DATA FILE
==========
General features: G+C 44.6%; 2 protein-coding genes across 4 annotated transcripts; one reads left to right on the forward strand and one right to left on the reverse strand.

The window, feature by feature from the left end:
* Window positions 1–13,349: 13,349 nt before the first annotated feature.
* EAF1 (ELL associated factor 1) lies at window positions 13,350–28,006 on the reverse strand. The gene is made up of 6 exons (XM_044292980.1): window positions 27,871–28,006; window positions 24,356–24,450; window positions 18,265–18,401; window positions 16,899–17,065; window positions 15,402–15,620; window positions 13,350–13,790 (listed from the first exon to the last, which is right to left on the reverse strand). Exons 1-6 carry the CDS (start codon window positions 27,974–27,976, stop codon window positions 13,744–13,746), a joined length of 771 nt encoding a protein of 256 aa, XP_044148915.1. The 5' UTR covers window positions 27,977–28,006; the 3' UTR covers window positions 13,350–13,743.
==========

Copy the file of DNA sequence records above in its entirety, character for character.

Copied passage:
General features: G+C 44.6%; 2 protein-coding genes across 4 annotated transcripts; one reads left to right on the forward strand and one right to left on the reverse strand.

The window, feature by feature from the left end:
* Window positions 1–13,349: 13,349 nt before the first annotated feature.
* EAF1 (ELL associated factor 1) lies at window positions 13,350–28,006 on the reverse strand. The gene is made up of 6 exons (XM_044292980.1): window positions 27,871–28,006; window positions 24,356–24,450; window positions 18,265–18,401; window positions 16,899–17,065; window positions 15,402–15,620; window positions 13,350–13,790 (listed from the first exon to the last, which is right to left on the reverse strand). Exons 1-6 carry the CDS (start codon window positions 27,974–27,976, stop codon window positions 13,744–13,746), a joined length of 771 nt encoding a protein of 256 aa, XP_044148915.1. The 5' UTR covers window positions 27,977–28,006; the 3' UTR covers window positions 13,350–13,743.